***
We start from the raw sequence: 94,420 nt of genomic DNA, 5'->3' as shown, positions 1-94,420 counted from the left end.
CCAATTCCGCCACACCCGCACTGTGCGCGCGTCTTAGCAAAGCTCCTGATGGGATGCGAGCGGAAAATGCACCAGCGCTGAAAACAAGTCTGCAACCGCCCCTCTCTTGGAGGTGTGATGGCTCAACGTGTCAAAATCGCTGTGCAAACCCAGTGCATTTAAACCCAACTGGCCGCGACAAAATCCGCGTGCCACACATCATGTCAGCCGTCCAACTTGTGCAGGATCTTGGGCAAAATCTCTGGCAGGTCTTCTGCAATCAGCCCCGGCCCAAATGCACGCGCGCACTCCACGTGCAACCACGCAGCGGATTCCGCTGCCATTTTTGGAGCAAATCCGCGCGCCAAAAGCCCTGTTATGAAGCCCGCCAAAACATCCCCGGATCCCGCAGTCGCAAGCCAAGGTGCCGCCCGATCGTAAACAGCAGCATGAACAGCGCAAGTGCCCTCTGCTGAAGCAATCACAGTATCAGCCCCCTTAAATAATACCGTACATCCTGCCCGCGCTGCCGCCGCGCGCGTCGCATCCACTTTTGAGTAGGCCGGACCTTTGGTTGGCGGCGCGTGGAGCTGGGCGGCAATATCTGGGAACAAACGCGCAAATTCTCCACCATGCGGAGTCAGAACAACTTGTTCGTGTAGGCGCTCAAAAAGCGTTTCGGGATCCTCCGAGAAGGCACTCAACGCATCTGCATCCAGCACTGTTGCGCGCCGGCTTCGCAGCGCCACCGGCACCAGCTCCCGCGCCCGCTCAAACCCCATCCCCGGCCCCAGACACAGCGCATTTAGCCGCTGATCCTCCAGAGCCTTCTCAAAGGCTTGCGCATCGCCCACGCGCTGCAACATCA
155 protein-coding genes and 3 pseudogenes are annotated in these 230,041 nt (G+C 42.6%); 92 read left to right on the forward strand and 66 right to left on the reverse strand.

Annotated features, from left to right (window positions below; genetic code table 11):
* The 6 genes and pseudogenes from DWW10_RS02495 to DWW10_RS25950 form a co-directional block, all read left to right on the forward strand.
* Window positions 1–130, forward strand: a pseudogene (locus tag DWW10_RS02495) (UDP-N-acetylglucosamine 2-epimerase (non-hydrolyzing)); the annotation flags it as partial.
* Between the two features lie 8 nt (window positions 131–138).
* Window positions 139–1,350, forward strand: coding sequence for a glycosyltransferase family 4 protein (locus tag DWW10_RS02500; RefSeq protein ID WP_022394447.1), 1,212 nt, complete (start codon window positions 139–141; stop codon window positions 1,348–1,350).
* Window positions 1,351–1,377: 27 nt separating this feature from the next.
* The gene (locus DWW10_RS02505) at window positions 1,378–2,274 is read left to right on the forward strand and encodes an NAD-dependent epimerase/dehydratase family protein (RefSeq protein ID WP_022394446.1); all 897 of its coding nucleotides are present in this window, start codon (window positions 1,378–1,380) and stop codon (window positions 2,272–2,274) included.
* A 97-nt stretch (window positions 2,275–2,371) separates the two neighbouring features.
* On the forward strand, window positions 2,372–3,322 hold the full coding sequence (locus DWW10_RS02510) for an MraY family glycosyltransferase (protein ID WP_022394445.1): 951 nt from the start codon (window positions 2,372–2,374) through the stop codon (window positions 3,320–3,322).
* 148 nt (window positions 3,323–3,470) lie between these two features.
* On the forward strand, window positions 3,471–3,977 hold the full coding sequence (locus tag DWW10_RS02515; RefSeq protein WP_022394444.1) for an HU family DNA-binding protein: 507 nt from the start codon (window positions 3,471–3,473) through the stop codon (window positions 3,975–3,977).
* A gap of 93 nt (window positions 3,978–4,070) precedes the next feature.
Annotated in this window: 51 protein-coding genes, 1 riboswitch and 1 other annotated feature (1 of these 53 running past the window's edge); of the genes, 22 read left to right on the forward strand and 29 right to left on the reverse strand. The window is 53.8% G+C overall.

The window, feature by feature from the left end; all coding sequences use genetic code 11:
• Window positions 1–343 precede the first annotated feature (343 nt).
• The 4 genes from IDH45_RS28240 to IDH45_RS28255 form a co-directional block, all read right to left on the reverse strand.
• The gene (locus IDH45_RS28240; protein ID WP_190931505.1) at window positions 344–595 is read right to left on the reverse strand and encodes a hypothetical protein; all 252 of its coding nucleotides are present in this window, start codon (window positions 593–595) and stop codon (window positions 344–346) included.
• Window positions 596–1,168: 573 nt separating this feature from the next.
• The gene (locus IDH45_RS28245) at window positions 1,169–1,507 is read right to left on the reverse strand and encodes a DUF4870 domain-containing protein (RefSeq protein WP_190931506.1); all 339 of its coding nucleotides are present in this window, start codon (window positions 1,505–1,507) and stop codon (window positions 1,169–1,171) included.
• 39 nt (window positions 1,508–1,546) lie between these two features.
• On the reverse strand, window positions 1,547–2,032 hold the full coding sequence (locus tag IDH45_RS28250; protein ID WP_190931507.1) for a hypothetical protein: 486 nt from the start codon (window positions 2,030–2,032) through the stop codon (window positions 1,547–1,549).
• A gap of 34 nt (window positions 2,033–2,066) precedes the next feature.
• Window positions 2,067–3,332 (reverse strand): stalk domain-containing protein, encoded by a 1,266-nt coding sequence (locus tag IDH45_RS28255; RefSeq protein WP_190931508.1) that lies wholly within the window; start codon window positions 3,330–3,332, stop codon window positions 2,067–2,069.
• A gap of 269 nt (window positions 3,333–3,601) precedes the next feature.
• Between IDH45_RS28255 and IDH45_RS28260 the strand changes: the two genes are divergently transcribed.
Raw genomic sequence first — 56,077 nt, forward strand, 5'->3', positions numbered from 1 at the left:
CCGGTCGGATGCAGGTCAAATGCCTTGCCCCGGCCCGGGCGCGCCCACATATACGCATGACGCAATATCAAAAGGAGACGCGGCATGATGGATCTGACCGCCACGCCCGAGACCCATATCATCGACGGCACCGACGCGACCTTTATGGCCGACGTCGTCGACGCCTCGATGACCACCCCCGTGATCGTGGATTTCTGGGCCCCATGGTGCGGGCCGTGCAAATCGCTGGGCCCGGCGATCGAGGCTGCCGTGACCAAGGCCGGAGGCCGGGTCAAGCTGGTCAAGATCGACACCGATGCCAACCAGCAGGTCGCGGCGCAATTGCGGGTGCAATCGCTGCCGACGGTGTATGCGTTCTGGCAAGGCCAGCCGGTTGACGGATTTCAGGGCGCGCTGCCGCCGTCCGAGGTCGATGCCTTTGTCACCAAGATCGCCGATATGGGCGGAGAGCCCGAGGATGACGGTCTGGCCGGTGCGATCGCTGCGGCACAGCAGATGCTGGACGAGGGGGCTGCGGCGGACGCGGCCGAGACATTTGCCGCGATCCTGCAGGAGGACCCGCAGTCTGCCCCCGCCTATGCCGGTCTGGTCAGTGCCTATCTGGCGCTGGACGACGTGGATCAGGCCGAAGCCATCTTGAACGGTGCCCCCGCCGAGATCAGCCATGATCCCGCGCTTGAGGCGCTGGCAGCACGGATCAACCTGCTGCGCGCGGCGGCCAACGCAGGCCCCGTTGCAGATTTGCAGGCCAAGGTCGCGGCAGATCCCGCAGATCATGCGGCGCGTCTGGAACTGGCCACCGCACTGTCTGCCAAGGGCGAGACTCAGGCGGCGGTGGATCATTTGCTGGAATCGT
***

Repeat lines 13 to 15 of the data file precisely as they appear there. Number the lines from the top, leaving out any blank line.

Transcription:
* 148 nt (window positions 3,323–3,470) lie between these two features.
* On the forward strand, window positions 3,471–3,977 hold the full coding sequence (locus tag DWW10_RS02515; RefSeq protein WP_022394444.1) for an HU family DNA-binding protein: 507 nt from the start codon (window positions 3,471–3,473) through the stop codon (window positions 3,975–3,977).
* A gap of 93 nt (window positions 3,978–4,070) precedes the next feature.